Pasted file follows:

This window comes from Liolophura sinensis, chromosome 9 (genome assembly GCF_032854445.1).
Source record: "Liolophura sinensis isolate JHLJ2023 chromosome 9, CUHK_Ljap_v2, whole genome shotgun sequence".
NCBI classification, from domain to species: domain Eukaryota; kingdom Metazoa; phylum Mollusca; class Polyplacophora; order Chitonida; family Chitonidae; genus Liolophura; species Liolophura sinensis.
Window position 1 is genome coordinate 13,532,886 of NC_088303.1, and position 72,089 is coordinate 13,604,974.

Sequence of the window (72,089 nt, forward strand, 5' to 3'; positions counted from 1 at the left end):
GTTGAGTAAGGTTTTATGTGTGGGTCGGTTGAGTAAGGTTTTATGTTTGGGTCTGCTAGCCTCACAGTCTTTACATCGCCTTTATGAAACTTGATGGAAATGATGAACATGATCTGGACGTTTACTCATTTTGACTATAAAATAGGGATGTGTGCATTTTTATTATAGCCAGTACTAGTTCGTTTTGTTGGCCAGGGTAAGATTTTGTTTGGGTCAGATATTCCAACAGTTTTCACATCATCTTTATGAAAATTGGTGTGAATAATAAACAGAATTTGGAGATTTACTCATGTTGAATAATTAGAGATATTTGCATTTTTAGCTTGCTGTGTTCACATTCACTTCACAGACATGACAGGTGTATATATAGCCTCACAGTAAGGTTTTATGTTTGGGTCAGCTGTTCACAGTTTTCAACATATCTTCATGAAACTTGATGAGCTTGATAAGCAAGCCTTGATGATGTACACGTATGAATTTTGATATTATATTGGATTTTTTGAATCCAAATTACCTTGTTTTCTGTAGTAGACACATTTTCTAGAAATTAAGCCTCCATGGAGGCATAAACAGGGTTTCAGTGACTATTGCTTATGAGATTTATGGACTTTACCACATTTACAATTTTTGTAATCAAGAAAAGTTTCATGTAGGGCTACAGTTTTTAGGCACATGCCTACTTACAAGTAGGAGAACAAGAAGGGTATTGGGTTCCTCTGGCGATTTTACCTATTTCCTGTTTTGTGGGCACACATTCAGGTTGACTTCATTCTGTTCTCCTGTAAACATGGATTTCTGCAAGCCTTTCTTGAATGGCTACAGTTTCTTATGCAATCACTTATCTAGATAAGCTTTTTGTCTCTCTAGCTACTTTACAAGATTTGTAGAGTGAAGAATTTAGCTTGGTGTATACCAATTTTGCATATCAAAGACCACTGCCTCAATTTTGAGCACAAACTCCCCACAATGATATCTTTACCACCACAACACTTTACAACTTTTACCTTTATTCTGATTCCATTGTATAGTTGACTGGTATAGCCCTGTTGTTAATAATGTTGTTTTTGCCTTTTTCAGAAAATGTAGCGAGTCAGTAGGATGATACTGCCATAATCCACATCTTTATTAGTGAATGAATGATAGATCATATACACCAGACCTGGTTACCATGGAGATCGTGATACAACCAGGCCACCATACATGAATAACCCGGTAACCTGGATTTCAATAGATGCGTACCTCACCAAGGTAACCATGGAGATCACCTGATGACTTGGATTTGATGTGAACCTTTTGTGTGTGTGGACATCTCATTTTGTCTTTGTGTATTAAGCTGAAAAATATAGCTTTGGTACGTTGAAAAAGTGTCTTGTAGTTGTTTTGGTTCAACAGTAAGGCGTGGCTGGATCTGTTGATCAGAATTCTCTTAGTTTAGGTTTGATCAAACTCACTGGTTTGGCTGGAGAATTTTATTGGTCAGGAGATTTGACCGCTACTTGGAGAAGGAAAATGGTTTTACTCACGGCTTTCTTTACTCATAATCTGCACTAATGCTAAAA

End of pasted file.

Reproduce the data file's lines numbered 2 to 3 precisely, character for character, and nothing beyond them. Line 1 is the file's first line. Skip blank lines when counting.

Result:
Source record: "Liolophura sinensis isolate JHLJ2023 chromosome 9, CUHK_Ljap_v2, whole genome shotgun sequence".
NCBI classification, from domain to species: domain Eukaryota; kingdom Metazoa; phylum Mollusca; class Polyplacophora; order Chitonida; family Chitonidae; genus Liolophura; species Liolophura sinensis.